OSU's unmanned aircraft vehicle program flying to greater heights
Story by Jeff Joiner
Professor Jamey Jacob walks into his classroom and begins talking to the room of Oklahoma State University mechanical and aerospace engineering students. Jacob, a member of the Mechanical and Aerospace Engineering faculty in the College of Engineering, Architecture and Technology, checks on the students’ progress with a project. Student teams are testing unmanned aerial vehicles to “deliver” a small package, or payload in industry jargon, and drop it on a target in a flight test.
“We haven’t specified what kind of delivery,” Jacob says. “It could be medical supplies or emergency equipment or tacos.”
Though they’re not delivering tacos yet, UAVs have become almost common. Relatively affordable radio-controlled aircraft are used to shoot spectacular videos of everything from migrating whales to natural disasters to extreme athletes risking all for YouTube. Yet the real UAV revolution underway is not on YouTube but in research labs and classrooms like those at OSU.
What began as an aircraft design class at OSU 20 years ago has grown into a multidisciplinary program focusing on building, testing and researching technologically advanced UAVs for a variety of uses including emergency preparedness, weather research, environmental monitoring, precision agriculture, border security and military operations. Jacob’s class is an example of the hands-on training that makes OSU’s aerospace program so strong and unique.
For decades, long before there was a focus on unmanned aerial systems, OSU MAE students designed projects on paper. Andy Arena, considered by many as the founder of OSU’s unmanned aircraft program, joined the MAE faculty in 1993 to teach the capstone aircraft design class for seniors. Arena knew traditional design was important, but he wanted this class to have a different experience.
“If a student is going to appreciate design, they really have to build something,” Arena says. “You don’t see problems on paper because everything works on paper. They need to understand the consequences of their decisions and crash things.”
In 1995, Arena introduced building and flying small remote-controlled airplanes to test student design concepts. He also introduced competition, dividing the class into the Orange and Black teams to compete in flight tests.
“I like to say we were into drones before drones were cool,” says Arena, OSU’s T.J. Cunningham Chair in Mechanical and Aerospace Engineering.
In 1998, the design class entered the largest university aircraft “design, build and fly” competition in the world organized by the American Institute of Aeronautics and Astronautics. For over a decade, Orange and Black teams competed against each other and teams from around the nation and the world, winning more awards than any other program. OSU teams crashed at times — and could rebuild planes on the spot to continue to compete, all helping to establish the university’s reputation for building the best small-unmanned aircraft in the country.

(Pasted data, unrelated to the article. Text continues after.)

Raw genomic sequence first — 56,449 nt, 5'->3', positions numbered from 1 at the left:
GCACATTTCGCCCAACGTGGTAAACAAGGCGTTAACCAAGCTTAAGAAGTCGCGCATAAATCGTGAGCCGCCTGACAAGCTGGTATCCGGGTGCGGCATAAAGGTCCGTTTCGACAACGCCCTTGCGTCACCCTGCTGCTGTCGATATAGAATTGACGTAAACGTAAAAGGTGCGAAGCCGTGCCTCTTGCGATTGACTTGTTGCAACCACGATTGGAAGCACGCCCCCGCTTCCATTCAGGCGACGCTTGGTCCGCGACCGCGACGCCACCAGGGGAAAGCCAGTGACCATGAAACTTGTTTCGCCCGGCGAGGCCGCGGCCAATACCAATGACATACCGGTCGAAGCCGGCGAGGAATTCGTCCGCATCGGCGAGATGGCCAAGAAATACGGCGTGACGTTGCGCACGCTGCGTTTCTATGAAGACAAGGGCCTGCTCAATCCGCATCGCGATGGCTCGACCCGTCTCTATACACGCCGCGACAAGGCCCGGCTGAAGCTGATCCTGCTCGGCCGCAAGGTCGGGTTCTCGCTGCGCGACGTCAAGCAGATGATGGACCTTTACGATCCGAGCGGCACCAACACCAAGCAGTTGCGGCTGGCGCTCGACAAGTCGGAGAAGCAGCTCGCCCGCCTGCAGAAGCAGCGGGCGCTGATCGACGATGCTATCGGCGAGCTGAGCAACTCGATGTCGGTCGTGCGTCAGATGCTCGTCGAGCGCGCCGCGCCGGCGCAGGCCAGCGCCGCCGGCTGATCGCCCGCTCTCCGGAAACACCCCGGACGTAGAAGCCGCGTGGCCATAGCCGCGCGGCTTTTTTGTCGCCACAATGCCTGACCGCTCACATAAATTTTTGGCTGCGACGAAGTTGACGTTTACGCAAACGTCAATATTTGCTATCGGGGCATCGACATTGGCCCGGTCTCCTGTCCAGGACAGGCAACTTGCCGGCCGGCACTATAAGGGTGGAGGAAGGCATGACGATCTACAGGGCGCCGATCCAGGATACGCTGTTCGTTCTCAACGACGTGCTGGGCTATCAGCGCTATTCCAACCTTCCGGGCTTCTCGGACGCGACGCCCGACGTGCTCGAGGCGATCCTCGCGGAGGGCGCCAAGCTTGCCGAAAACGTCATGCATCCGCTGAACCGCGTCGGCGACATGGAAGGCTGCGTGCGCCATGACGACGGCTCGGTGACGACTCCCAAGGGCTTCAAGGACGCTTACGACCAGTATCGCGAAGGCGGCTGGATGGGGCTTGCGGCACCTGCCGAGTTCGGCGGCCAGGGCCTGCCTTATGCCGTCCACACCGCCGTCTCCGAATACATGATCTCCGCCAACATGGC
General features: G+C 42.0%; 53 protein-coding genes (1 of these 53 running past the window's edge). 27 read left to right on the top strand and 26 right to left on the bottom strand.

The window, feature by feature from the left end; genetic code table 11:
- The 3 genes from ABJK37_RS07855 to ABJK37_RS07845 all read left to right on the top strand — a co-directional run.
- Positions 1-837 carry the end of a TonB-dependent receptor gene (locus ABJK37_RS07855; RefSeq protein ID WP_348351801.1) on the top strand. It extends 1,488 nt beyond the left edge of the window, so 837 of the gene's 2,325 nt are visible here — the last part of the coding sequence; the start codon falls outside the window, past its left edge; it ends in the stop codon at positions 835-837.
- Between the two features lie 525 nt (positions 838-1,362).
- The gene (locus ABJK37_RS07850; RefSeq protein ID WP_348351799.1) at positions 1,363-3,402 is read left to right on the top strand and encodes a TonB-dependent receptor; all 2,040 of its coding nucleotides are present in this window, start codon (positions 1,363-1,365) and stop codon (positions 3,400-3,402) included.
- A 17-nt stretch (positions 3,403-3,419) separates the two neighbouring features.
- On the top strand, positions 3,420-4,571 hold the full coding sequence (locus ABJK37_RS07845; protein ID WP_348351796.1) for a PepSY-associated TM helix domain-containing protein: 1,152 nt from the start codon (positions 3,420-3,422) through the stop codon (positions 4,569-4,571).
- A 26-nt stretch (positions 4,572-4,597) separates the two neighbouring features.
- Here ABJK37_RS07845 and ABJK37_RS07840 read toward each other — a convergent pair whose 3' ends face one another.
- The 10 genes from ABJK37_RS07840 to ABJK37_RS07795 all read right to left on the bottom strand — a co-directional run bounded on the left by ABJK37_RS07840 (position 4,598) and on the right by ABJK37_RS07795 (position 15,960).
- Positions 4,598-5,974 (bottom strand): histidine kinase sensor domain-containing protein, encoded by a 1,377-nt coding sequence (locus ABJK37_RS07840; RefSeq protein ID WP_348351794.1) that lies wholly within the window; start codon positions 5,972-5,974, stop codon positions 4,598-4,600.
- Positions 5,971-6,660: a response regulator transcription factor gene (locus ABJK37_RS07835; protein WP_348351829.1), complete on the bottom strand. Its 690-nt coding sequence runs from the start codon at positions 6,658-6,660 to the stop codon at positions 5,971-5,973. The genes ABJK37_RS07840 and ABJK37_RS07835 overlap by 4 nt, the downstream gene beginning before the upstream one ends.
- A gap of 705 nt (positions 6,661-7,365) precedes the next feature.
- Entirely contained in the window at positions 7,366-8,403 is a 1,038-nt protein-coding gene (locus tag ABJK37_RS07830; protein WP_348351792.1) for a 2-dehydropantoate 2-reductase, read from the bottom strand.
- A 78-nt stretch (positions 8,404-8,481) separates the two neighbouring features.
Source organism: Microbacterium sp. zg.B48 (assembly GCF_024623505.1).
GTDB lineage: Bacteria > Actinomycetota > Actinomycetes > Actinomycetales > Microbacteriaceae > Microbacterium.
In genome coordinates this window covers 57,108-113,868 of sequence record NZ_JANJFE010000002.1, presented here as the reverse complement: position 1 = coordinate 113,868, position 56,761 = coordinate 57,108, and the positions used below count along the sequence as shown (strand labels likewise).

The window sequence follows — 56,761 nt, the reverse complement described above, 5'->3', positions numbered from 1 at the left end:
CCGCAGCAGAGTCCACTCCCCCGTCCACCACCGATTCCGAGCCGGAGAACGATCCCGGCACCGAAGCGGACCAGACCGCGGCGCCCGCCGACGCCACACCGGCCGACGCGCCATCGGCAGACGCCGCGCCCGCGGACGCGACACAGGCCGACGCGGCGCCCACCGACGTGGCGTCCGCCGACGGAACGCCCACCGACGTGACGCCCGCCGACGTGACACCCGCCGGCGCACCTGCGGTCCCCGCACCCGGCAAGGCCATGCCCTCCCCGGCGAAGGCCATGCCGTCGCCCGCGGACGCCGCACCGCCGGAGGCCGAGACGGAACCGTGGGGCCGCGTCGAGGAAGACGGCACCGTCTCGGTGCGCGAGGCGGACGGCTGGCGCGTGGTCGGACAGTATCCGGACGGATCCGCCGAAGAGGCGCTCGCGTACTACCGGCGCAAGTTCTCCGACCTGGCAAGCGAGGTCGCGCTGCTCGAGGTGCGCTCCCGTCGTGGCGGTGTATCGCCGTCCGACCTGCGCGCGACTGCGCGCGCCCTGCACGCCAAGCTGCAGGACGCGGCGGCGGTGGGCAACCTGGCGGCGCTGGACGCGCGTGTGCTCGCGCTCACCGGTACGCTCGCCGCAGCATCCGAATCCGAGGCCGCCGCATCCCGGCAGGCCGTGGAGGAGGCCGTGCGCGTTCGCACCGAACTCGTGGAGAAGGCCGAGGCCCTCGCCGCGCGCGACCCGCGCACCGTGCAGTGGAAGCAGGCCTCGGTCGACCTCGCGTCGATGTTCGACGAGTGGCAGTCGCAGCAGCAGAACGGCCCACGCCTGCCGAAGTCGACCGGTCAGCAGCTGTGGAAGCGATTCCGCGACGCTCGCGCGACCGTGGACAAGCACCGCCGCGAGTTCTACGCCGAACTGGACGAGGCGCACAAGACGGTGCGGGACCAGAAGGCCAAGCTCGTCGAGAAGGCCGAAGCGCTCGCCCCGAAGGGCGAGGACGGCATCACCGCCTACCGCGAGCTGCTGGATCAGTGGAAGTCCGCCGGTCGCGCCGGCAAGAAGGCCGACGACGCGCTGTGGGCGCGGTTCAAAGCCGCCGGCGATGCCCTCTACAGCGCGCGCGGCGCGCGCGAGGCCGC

In 2010, Arena decided his students had outgrown the AIAA competition and launched Speedfest at OSU, a contest so challenging that students couldn’t hope to compete without state-of-the-art materials and advanced design and analysis. In 2016, Speedfest will introduce turbojet engines, which Arena says will be the first collegiate UAV competition to feature turbojet propulsion.
In the early 2000s, interest in unmanned aircraft grew with the military’s use of UAVs in Iraq, Afghanistan and elsewhere. Images of military drones (a term MAE faculty try to avoid) became common on news programs and the notion of remotely-controlled, unmanned airplanes entered the public’s consciousness. As awareness grew and inexpensive UAVs became popular, interest in commercial UAV applications created research opportunities at universities with strengths in the budding field, including OSU.
OSU began improving its testing and research facilities, including building the Unmanned Aircraft Flight Station in 2010, the first university airfield dedicated to UAV testing. To feed the growing demand for UAS engineers, OSU introduced another first in 2011 — master’s degree and doctorate options in UAS, allowing graduate students to focus on research.
Alyssa Avery has spent her entire academic career at OSU, earning bachelor’s and master’s degrees in mechanical and aerospace engineering. Now she has started work on her doctorate degree. Avery says her love of airplanes, fueled by both parents who are aerospace engineers, motivated her.
"Airplanes have always been my true love,” the Edmond native says. “I had a poster of an SR-71 (a Cold War supersonic spy jet) on my wall when I was 5.”
Avery says working with UAVs has allowed her to learn each piece of an aircraft’s system and do hands-on work with aircraft design, fabrication and testing. As a senior in 2013, she was the structures group leader for Team Black, responsible for structural analysis and fabricating a plane to compete in Speedfest. That aircraft reached speeds of 220 mph, winning the competition.